Best Misspelling Ever (Also: Research Rerun)

Posted on May 25, 2011Filed Under Rerun, Research Papers | 2 Comments

When my eighth graders were reading Flowers for Algernon, they all laughed at Charlie’s spelling in the early Progris  Riport (sic) entries. It happens every time I do that story. But as you all know, Charlie ain’t got nothin’  on your typical middle schooler when it comes to creative spelling:

radickulus
begging (for beginning — Boy Howdy, I hate that one!)
probly
Satin-worshiping
ballune

But while reading their one page samples of their research papers in progress, one girl…

Hold on. I have to interrupt this post with another brief aside. The girl in question here has made great progress this year. I hear that last year, as a seventh grader, she was the epitome of  S and R (sullen and resentful: the teenage default) as well as defiant and etc. She also lived through some things as a kid that no one should have to, and is now being raised by her sister. But she is a sweet girl, who really just needs a dad. Anyway, today she was turned around jabbering with her friend while I was trying to give directions, and I called her on it. I got the perfunctory (vocab word for seventh graders this week) and insincere “I’m sorry,” and then she went back to jabbering. So I whacked my stick to get her attention again. I gave her my best crabby-looking-over-my-reading-specs look, and she suddenly blurts out, “I love you!”

The thing is, only a couple of them laughed at her. I guess it’s better than I’m sorry.

Anyway… She’s been working real hard lately and I’ve been real proud of her. Her paper is about schizophrenia, and she had read where there might be a link between a pregnant mom having the flu and the baby having schizophrenia later in life.

I guess she had never seen the word written down.

She spelled it…

Whoom.

Since we’re in the middle of research, I thought I might rerun this little gem from last year.

We’re at the halfway point in the research process; one week in, one week to go. You can tell how exciting this past week has been by the lack of snappy posts.   There are still about a dozen shmarties who basically haven’t started, but most seem to have something going on. The Titanic is having quite a renaissance this year, clocking in at 20+ kids interested in giving me lists of the many amenities the ill-fated ship offered.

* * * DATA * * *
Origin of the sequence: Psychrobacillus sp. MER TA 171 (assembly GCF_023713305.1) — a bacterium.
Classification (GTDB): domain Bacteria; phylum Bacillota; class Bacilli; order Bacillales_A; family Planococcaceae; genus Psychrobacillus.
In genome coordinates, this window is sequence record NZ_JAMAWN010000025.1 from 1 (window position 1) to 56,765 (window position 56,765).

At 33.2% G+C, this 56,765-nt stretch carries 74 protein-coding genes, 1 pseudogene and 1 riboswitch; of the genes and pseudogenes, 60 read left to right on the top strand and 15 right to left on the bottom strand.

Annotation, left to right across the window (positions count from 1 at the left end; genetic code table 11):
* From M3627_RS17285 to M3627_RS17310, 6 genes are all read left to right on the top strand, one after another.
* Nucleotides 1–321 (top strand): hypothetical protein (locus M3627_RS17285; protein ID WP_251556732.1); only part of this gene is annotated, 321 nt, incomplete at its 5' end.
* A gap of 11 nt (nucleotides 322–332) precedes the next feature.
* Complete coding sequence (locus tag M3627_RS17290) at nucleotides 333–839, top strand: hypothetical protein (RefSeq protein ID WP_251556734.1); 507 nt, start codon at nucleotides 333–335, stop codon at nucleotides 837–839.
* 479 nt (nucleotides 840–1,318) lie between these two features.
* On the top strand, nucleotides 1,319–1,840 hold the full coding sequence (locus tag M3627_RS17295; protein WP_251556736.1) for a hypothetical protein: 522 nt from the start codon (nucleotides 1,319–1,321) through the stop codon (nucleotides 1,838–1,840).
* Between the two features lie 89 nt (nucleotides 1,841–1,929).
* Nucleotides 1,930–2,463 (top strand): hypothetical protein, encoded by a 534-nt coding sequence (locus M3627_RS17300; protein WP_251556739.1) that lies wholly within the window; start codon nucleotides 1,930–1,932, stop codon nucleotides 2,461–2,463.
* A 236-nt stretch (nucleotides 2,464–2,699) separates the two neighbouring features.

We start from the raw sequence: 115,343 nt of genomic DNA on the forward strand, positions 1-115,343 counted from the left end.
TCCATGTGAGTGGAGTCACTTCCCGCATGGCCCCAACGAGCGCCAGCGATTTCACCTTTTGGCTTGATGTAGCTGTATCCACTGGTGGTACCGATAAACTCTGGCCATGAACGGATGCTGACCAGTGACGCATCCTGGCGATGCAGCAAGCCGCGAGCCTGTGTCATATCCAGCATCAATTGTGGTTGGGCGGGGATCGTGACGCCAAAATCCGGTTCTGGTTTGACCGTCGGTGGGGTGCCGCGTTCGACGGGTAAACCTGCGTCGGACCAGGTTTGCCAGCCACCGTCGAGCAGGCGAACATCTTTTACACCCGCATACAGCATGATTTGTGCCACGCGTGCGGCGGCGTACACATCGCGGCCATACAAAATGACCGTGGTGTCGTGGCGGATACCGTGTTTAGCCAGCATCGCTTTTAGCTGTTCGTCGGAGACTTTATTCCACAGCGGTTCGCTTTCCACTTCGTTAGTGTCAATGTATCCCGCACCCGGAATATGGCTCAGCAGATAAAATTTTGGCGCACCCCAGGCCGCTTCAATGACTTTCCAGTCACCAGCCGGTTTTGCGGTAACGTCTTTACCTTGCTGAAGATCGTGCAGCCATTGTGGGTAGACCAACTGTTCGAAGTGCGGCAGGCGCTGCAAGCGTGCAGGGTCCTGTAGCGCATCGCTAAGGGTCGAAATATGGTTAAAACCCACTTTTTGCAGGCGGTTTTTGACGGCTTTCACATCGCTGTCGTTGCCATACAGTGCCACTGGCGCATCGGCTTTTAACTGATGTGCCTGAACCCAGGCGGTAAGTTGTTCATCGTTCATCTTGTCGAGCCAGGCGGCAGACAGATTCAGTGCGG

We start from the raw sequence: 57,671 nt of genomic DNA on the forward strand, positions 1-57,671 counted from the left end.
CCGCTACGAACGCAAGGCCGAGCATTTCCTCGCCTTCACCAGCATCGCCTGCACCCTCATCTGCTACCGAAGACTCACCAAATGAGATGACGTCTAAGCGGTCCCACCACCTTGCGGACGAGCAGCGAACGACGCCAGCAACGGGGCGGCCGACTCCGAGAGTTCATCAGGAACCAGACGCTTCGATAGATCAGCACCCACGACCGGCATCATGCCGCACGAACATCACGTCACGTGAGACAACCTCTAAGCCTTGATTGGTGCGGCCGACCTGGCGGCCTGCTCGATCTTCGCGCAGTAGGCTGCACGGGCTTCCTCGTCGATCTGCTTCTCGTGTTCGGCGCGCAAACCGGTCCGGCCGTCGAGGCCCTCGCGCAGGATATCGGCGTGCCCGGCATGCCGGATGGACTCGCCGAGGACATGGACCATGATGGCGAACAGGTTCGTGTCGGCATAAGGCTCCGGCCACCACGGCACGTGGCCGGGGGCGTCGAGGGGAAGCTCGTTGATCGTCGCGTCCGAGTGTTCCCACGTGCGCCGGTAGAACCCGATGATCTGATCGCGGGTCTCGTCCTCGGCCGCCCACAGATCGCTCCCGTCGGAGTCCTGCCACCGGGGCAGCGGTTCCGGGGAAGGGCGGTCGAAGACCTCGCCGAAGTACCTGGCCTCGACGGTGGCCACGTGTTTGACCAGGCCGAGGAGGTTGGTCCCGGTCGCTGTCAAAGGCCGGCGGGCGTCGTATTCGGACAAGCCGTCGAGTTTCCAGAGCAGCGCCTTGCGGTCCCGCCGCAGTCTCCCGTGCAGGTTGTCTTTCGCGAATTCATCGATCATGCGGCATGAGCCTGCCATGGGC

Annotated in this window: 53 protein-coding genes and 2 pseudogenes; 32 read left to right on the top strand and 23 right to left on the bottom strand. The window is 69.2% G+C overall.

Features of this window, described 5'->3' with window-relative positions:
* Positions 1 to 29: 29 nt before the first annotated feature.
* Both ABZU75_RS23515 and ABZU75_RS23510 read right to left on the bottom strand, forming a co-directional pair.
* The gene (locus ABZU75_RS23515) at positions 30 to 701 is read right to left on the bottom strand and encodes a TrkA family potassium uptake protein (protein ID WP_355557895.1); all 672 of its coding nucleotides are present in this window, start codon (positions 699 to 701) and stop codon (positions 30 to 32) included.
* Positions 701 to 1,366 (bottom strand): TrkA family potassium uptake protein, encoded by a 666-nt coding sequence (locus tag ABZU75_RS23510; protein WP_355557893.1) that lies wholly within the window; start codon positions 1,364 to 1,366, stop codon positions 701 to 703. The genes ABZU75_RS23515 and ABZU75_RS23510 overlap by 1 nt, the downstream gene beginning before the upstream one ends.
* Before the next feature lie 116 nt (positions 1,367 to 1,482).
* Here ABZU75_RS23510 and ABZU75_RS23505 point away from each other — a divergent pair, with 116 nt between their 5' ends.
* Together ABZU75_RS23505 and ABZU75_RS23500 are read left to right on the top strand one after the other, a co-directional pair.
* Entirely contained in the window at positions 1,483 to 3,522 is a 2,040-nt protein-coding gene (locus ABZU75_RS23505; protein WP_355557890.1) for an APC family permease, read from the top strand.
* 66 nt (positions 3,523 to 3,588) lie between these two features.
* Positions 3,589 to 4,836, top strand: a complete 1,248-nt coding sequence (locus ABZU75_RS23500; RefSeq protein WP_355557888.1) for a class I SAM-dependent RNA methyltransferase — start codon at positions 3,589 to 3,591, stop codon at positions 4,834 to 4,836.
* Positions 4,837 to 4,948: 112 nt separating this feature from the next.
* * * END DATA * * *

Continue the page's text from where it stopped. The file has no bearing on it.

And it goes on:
Another biggie this year is global warming, at 18+. UFO’s; Are they spaceships? has about 15 backers. And now that there’s the excuse of the initiative on the November ballot here in California, legalization of ____ is also a hot topic, also with about 15. (I don’t need those kinds of ads appearing, thank you very much.) I always tell them, “As long as Mom knows and approves…”

Most of them have a bare-bones outline, and some notes…

But you all know that seventh graders and actual research –skimming, reading, note-taking, etc– are like oil and vinegar. You have to do a whole lotta shakin’ to get them together. And then, if you let ’em sit for awhile, you hafta shake ’em up again. And again. I’m straining my metaphor, but I think you know what I mean. You have to be constantly putting things in front of their faces, and reminding, and sometimes even practically taking their hands and helping them write a note or two, to prime the pump, so to speak..

“Wait, why’d you click back? That was a perfect site for your topic.”

“I didn’t see anything about my questions.”

“How could you? All you did was wiggle the little scroll-wheel, and then click the back button. You couldn’t possibly have read any of it.”

“Uh huh!”

sigh.

I swear, those mice with the little scroll-wheels should be banned in junior high. All they do is click-wiggle-wiggle-scroll-click-wiggle-scroll-scroll-click-repeat.

One of the more savvy ones did turn me on to a jewel of a site for one of the other pains in the Heineken about this project: the dreaded works cited page.

Go here:

http://easybib.com

and all your works cited issues will go away. You can even create an entry for a book by entering the ISBN number. It’s a beautiful thing, and will save you a load of pain and suffering. It even passed muster with our old-school librarian. It’s especially useful for citing websites.

After a few days of riding herd on them in the library (“What are you doing over there? You have a stack of books on your table you haven’t even opened yet, and a magazine that has to go back tomorrow. What are you doing? Sit! Stay!”), I’m ready to buy a class set of these babies. Too bad they’re out of stock. Set that sucker for 54 minutes, and lock ’em in. It weighs about 20 pounds, so I might need two for the bigger ones; one for each leg.

The link is here.

Comments

2 Responses to “Best Misspelling Ever (Also: Research Rerun)”

  1. Jen on June 6th, 2011 6:25 pm

    My students kept misspelling motivation after Flowers for Algernon this year. One even misspelled it (motorvation) on a test. It falls right in line with the paper my sister wrote in 7th grade talking about a “rome model.”

  2. Mrs. Killion on August 11th, 2011 11:28 am

    Wait… where’s her spelling?! Oh, the suspense!

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